‘Thanks for coming along, Bear,’ was all he could manage to say.

  ‘Anytime, hermano. Anytime. Now let’s go see what this asshole knows,’ the Bear replied, rolling down his window. The sweet, full smell of sugar pines and grass filled the car before Manny lit another cigarette.

  They had left the commercial strip, and for the past nine miles had rambled down Route 16, a slim two-lane highway, past simple homes and lazy cow pastures and horse stables and small farms. It was hard to imagine that there was a prison out here, much less six of them in a ten-mile radius. But the one they were going to this afternoon was different from the others. Florida State Prison was a maximum security, 24-hour confinement facility for 1200 men, the one that had earned distinction from its neighbors by housing the absolute worst of the worst offenders in the state. All were psych-grade, and all so violent that they had to be separated twenty-four hours a day even from each other. They ate alone, slept alone. Even recreational time in the yard was now spent alone: Individual four-by-four chained pens called ‘dog runs’ separated them from each other for the three times a week they were permitted outside. A walk to the shower on their block required cuffs. To the clinic, shackles and leg irons. And, of course, the prison held yet another remarkable distinction from its state brethren. For forty-four of those men, FSP would be the final stop. The basement of Q-Wing was home to Florida’s only electric chair and lethal injection room. The Death House.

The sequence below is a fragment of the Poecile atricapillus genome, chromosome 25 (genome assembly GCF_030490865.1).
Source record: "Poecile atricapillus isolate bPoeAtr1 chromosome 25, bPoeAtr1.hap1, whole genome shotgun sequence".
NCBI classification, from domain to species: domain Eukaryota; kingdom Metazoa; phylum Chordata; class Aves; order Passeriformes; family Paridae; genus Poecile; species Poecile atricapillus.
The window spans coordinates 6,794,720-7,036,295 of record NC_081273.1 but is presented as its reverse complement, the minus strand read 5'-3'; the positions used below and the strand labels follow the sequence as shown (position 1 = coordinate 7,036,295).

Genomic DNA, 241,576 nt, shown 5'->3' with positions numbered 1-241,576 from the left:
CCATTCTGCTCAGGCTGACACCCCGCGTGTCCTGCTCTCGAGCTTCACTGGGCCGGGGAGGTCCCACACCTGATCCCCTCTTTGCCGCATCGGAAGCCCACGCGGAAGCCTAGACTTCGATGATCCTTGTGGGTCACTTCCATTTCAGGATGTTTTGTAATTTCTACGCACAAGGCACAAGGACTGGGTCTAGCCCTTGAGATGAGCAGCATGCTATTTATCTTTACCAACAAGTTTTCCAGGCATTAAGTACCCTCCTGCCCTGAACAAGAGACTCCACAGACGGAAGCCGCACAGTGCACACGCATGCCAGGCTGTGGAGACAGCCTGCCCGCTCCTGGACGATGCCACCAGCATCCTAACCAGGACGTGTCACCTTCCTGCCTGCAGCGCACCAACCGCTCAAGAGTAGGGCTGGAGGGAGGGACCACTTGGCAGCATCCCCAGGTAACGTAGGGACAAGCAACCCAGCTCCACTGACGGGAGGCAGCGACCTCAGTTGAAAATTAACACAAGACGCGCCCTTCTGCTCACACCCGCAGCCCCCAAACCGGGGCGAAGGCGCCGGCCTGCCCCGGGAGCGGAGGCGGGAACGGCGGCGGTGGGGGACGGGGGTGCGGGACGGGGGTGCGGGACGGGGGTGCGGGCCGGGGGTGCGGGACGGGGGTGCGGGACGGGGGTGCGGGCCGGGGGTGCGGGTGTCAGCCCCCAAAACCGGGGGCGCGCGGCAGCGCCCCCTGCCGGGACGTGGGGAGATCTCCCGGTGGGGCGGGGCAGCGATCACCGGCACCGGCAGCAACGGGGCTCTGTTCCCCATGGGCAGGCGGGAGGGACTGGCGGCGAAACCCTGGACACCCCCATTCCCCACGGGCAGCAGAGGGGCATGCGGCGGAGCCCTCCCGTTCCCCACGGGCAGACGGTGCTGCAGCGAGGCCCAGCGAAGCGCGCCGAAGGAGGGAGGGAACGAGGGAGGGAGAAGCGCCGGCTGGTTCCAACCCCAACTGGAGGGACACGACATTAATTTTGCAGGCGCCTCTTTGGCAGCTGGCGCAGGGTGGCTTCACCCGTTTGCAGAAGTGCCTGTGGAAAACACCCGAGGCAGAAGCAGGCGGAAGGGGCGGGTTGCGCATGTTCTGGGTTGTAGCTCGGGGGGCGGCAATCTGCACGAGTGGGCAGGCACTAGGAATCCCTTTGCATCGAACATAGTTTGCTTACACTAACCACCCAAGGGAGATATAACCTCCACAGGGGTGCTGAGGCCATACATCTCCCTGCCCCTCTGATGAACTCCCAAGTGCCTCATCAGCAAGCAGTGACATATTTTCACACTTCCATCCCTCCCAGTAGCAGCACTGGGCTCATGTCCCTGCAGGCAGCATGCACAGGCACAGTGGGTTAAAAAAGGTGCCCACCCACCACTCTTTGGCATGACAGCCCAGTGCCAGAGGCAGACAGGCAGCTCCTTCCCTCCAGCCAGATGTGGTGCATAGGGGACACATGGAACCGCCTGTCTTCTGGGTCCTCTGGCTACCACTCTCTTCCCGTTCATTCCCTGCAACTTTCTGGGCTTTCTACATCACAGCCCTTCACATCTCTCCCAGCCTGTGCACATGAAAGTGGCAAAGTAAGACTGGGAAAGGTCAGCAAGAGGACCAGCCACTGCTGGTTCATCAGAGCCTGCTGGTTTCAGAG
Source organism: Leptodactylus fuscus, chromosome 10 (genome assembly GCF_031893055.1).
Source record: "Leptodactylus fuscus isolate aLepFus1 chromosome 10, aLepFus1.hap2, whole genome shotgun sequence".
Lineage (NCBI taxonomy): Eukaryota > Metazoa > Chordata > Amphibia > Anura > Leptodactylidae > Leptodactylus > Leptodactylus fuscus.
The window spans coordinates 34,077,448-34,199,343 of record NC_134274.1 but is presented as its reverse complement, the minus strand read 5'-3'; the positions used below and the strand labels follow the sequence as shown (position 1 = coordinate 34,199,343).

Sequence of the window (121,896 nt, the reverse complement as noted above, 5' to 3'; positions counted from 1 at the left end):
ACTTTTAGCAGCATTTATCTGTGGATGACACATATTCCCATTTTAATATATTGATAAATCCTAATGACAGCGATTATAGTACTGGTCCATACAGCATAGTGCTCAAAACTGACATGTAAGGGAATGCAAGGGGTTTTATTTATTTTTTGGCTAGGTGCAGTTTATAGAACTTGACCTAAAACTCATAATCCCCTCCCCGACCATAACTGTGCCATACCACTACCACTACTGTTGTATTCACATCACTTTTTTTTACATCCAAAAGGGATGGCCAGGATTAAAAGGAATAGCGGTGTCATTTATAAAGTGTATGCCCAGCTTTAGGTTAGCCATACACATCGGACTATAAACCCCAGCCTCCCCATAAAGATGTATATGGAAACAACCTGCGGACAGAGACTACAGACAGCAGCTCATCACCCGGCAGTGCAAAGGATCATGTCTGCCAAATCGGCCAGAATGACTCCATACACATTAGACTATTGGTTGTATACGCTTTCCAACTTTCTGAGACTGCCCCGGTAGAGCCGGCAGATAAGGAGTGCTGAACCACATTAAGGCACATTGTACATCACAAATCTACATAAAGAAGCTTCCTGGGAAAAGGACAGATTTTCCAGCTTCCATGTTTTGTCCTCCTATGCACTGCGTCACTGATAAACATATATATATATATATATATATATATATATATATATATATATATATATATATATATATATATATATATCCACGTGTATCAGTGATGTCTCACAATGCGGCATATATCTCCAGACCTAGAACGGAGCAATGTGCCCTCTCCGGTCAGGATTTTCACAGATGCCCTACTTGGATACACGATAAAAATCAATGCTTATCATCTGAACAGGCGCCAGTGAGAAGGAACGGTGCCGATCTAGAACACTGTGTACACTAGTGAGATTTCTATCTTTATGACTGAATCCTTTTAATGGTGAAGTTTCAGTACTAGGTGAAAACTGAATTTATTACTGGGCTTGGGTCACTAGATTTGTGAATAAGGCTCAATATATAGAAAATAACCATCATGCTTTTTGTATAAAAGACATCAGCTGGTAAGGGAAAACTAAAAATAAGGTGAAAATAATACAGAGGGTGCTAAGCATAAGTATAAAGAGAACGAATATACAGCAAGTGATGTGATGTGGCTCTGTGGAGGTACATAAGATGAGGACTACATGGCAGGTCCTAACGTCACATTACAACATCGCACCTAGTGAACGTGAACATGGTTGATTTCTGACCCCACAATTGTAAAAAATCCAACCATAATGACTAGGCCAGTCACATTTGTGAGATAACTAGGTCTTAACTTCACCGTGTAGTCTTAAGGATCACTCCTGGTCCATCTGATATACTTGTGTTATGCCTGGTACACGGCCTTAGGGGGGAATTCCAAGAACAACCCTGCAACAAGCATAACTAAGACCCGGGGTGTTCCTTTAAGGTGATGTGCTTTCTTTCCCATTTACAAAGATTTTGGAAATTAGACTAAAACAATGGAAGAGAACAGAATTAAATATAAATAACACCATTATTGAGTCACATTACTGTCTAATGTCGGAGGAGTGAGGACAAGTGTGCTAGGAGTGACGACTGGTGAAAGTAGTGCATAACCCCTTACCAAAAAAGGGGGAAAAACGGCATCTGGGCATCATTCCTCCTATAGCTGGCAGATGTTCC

‘Who the hell lives out here?’ said Manny in amazement, as they passed another newer-looking brick home.